Reacting to the sudden shift to online instruction driven by the COVID-19 pandemic, more than 300 faculty teaching entry-level math courses learned ways this summer to adapt their teaching to online delivery, thanks to grants from Ascendium and the Bill & Melinda Gates Foundation.
Ascendium funded this project through our focus area to Remove Structural Barriers to Success, recognizing that entry level math courses are major stumbling blocks that disproportionately impact low-income students and students of color. The Center for the Analysis of Postsecondary Readiness finds that substantially higher percentages of Black and Hispanic students are assigned developmental courses compared to white students. Research by Strong Start to Finish finds that less than 10 percent of two-year students in developmental education graduate within three years and further, only 35 percent of four-year students in developmental education graduate within six years.
The grants supported the Charles A. Dana Center’s ongoing work designing and piloting the National Virtual Professional Learning Series. Faculty representing 117 different colleges and universities took part in 15 groups, including two comprised of faculty from tribal colleges and universities. The sudden switch to online learning, including issues of broadband access, are particular concerns for students of such institutions, and the learning series helped faculty address these concerns head-on.
Success in college math requires intense, sustained effort on the part of students and frequent interaction with instructors, which is easier to sustain with in-person classes, study sessions and office hours. "Mostly what participants wanted to learn was how to engage students in an asynchronous environment and how to encourage active learning and collaboration online," said Martha Ellis, Ph.D., interim managing director at the Dana Center.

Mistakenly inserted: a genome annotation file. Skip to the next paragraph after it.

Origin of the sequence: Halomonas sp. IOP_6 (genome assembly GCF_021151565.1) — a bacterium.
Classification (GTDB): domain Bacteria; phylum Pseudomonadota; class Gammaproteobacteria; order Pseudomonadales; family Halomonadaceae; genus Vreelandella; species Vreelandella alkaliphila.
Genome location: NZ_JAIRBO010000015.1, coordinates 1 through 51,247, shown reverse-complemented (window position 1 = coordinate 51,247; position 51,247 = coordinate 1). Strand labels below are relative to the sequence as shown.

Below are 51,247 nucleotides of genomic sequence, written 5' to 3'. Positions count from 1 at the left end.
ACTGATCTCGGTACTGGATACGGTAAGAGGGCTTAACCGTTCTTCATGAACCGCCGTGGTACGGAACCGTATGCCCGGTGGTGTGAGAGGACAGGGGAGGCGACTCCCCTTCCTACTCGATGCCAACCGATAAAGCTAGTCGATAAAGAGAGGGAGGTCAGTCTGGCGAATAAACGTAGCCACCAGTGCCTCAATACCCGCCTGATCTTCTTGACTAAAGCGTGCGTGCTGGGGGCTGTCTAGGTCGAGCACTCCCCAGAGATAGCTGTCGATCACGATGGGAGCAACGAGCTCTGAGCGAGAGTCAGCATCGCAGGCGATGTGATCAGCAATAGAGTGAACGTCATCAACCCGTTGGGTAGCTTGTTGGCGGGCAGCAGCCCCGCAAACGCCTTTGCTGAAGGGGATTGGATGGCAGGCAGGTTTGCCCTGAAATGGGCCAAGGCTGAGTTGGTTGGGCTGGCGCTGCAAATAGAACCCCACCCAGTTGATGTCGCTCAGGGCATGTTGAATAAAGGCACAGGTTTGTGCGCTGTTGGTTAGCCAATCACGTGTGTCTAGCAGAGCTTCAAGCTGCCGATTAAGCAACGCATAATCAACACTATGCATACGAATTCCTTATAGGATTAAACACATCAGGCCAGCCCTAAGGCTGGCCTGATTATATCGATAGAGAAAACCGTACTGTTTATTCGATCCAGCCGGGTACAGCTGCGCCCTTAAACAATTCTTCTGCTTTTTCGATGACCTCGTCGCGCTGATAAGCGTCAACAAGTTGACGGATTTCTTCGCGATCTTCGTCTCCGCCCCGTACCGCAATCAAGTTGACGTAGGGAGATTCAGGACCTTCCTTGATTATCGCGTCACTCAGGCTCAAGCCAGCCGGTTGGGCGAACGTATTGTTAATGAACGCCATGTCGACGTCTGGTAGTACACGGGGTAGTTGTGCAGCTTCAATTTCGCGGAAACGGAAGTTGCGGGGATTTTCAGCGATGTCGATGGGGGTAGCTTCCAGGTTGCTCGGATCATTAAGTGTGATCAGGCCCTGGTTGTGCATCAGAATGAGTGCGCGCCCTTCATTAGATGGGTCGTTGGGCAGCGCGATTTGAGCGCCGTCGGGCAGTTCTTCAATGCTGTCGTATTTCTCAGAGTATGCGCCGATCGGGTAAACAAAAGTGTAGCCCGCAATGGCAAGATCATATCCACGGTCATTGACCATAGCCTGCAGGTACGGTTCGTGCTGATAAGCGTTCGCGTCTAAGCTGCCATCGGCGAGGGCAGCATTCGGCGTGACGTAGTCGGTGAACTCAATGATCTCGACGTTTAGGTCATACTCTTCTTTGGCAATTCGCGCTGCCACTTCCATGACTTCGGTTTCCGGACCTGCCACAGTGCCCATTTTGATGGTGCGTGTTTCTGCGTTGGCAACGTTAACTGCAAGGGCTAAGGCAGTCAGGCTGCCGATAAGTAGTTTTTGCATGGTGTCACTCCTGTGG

Participants attended six two-hour sessions that comprised a mix of best-practice course content presented by a facilitator and small group breakouts, allowing peer interaction and discovery. “Our goal is to build a community of scholars and a community of practice,” Ellis continued, noting that instructors from Miami-Dade Community College and from several tribal colleges are continuing to meet with each other after their courses ended.
The Dana Center did immediate before-and-after surveys of participants and plans more in-depth follow-up later this year. One participant said that although she’d taught online previously, the switch to 100 percent online instruction “made me feel I needed to up my game. I was provided with pedagogy and tools to help me significantly improve my courses.” The Dana Center also is collecting pre- and post-course data from participants to gauge the impact of the series on student learning.
Ascendium’s $125,000 grant to the Dana Center comes from our $2 million COVID-19 Impact Response Fund for urgent needs in the field. Other grants from the fund address transfer, credit mobility, digital learning and credentials for adult learners, all of which face a heightened sense of urgency and need during this pandemic.